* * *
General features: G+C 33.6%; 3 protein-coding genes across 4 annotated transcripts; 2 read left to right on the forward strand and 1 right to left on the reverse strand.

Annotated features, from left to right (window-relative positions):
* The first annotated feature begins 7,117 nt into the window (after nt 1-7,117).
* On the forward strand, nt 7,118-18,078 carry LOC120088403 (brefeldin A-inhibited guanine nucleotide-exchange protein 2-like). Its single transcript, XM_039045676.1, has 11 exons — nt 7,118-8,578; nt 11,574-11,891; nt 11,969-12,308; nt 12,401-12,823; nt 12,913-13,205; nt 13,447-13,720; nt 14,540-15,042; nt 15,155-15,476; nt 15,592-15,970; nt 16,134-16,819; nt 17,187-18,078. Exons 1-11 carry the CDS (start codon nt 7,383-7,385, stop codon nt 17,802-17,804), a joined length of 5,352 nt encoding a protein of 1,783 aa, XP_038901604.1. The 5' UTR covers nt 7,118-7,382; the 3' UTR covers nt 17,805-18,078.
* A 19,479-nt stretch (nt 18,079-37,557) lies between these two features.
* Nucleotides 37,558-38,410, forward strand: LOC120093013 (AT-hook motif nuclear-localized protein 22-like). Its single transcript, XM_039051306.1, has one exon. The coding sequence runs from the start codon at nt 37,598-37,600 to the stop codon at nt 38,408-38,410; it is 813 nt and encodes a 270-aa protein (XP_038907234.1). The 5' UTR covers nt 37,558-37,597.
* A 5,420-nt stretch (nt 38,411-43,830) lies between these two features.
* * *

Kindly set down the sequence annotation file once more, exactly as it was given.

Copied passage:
General features: G+C 33.6%; 3 protein-coding genes across 4 annotated transcripts; 2 read left to right on the forward strand and 1 right to left on the reverse strand.

Annotated features, from left to right (window-relative positions):
* The first annotated feature begins 7,117 nt into the window (after nt 1-7,117).
* On the forward strand, nt 7,118-18,078 carry LOC120088403 (brefeldin A-inhibited guanine nucleotide-exchange protein 2-like). Its single transcript, XM_039045676.1, has 11 exons — nt 7,118-8,578; nt 11,574-11,891; nt 11,969-12,308; nt 12,401-12,823; nt 12,913-13,205; nt 13,447-13,720; nt 14,540-15,042; nt 15,155-15,476; nt 15,592-15,970; nt 16,134-16,819; nt 17,187-18,078. Exons 1-11 carry the CDS (start codon nt 7,383-7,385, stop codon nt 17,802-17,804), a joined length of 5,352 nt encoding a protein of 1,783 aa, XP_038901604.1. The 5' UTR covers nt 7,118-7,382; the 3' UTR covers nt 17,805-18,078.
* A 19,479-nt stretch (nt 18,079-37,557) lies between these two features.
* Nucleotides 37,558-38,410, forward strand: LOC120093013 (AT-hook motif nuclear-localized protein 22-like). Its single transcript, XM_039051306.1, has one exon. The coding sequence runs from the start codon at nt 37,598-37,600 to the stop codon at nt 38,408-38,410; it is 813 nt and encodes a 270-aa protein (XP_038907234.1). The 5' UTR covers nt 37,558-37,597.
* A 5,420-nt stretch (nt 38,411-43,830) lies between these two features.